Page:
How Cornell's MPA Prepared Me for a Leadership Role in the Field of Public Finance

How Cornell's MPA Prepared Me for a Leadership Role in the Field of Public Finance-image
Frankie Shi Cheng graduated from CIPA in May of 2018 with a concentration in Economic and Financial Policy, and a certificate from CIPA’s Infrastructure Finance and Project Management Fellows (IPMF) program. He is currently employed as a financial analyst in corporate investment function at Mr. Cooper (formerly Nationstar) in Dallas, TX.
Here are Frankie's thoughts on getting an MPA, working in domestic policy, why an MPA is worth it, and pursuing the Economic and Financial Policy concentration in Cornell's MPA program.

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Why CIPA?  What made you choose CIPA over other programs you were considering? 

CIPA gave me a feeling of family. Since we live and study together in this nice town of Ithaca, the cohorts are united and diverse like a family unlike other public schools in the cities. I made many great friends here in CIPA from different countries, cultures, and backgrounds. The cross- discipline curriculum and freedom of course selections allowed for students to develop a tailor-made MPA program to fulfill their career goals and personal interests. 

What are your long-term career goals?  How did CIPA help prepare you for these? 

Long-term, I hope to be a leader in the public finance field, focusing on infrastructure projects. CIPA enriched me, helping me develop an understanding of public perspectives and policy considerations for making business decisions. I also gained experience working in the private sector with public perspectives. 

What would you say are the top three reasons that CIPA was a good fit for you?  

  1. Family-like and diverse cohorts: Not only do you learn from CIPA coursework, but you also learn from your peers who come with different backgrounds, cultures, and work experiences. The small-town (ITHACA) lifestyle provides opportunities for you to engage with your fellow students to develop life-long friendships. 
  2. Tailor-made program: Each student may choose completely different coursework from their peers, even ones that share the same concentration. This flexibility of coursework enriches your academics and allows you to specifically develop expertise in your area of policy interest.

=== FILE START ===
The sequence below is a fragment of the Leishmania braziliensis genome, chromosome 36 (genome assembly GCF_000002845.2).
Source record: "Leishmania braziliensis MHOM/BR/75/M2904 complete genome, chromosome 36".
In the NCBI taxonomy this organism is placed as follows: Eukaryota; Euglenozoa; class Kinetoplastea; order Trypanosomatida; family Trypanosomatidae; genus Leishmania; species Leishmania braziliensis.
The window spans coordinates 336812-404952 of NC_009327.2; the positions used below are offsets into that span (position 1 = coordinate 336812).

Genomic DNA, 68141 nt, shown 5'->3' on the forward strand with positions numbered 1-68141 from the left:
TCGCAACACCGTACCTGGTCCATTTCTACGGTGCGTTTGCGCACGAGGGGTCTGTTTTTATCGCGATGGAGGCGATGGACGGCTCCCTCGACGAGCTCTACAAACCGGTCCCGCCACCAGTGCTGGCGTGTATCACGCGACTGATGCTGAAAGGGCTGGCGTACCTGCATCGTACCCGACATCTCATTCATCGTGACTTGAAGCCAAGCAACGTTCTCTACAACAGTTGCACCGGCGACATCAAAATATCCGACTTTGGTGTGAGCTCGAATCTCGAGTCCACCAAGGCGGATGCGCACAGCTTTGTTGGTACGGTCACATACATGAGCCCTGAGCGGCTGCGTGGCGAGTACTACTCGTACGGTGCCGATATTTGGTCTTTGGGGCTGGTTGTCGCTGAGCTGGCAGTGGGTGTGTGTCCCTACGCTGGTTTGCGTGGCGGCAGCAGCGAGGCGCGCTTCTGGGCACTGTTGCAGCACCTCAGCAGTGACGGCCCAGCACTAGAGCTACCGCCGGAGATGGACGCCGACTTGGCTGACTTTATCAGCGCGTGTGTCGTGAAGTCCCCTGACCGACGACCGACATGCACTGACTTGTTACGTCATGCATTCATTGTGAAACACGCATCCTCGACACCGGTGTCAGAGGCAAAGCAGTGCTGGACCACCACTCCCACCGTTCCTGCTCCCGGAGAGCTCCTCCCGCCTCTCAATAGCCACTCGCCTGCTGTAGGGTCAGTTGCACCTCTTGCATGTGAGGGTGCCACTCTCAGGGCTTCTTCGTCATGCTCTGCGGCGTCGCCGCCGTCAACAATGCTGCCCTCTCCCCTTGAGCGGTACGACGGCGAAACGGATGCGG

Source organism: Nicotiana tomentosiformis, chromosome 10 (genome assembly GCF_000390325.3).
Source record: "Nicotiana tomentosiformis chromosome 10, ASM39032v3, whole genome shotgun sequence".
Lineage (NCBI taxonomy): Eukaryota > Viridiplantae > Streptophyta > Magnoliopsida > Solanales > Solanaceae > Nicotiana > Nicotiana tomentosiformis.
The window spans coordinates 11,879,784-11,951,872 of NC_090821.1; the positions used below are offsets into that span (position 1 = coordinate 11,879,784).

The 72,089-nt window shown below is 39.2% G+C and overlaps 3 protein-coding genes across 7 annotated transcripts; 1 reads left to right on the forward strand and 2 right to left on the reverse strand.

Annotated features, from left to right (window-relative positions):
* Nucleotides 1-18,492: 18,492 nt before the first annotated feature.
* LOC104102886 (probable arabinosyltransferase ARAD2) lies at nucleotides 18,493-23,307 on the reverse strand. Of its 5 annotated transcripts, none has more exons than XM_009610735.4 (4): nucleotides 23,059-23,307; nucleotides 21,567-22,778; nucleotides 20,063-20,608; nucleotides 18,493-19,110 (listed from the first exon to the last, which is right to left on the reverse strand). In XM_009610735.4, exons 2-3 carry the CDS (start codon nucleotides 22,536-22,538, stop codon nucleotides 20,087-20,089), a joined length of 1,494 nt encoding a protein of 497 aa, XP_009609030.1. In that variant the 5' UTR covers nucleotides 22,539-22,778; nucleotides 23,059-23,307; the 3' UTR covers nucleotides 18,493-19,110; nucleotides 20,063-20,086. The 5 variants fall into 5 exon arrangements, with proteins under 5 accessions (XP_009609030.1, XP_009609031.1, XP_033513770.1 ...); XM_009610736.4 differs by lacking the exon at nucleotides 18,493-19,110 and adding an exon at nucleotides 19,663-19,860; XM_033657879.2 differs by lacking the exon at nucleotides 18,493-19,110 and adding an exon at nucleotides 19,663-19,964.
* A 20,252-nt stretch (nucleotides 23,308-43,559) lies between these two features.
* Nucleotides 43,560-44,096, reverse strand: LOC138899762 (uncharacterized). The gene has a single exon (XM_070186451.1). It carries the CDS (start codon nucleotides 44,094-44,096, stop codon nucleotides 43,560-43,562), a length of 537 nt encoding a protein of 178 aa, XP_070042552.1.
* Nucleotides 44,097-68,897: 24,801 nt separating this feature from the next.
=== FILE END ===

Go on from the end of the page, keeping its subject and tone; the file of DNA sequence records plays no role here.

3. Warm-hearted faculty and staff: The advisors and CIPA-affiliated faculty and staff help you solve problems, whether they are related to career or academics. 

Are there any particular “stand out” experiences at CIPA that made a lasting impact on you?   

I traveled to South Africa as part of a SMART team, which was tasked with developing marketing strategies for a local lavender farmer there. It was quite a challenging and difficult task to work with team members from different schools and disciplines at Cornell, while navigating a complete new country. The different stakeholders that we interviewed offered me a variety of perspectives for finding the best solution for the farmer. The research methodologies that we were called upon to use, the different ways of thinking that I observed in my team members and stakeholders, and the learning experience of working on a team were all enriching opportunities. 

How would you describe the sense of community you find at CIPA?   

As I said before, CIPA is a big family. I attended lectures organized by Women in Public Policy (WIPP), participated in career orientation sessions led by the Cornell Public Affairs Society (CPAS), engaged in challenging material shared by CIPA’s Cornell Policy Review, and attended numerous events and parties across the community.  Even though I was an international student, I always felt engaged. 

Describe the role that the Capstone played in your educational experience at CIPA. 

My Capstone team partnered with the Inter-American Development Bank to develop an IT infrastructure plan for the El Salvador Ministry of Health. I performed a financial analysis and budget estimation for the project. From this project, I learned how to navigate and find solutions when your client is not clear about what project outcomes they are striving for at the outset. 

Is there anything else about the CIPA program, about the opportunities here, or about your particular experience that you would like to share with prospective students? 

As an Infrastructure Finance and Project Management Fellow (IPMF), I worked on a practicum project for aviation services in New York’s Southern Tier. We interviewed different stakeholders from the local and federal government, local legislative bodies, a senator’s office, and industry and academic experts. We were successful in finding a solution to balance conflicts that existed between some of these stakeholders. This real-world challenge was an excellent opportunity for us to practice what we learned in class and gain hands-on field experience.   

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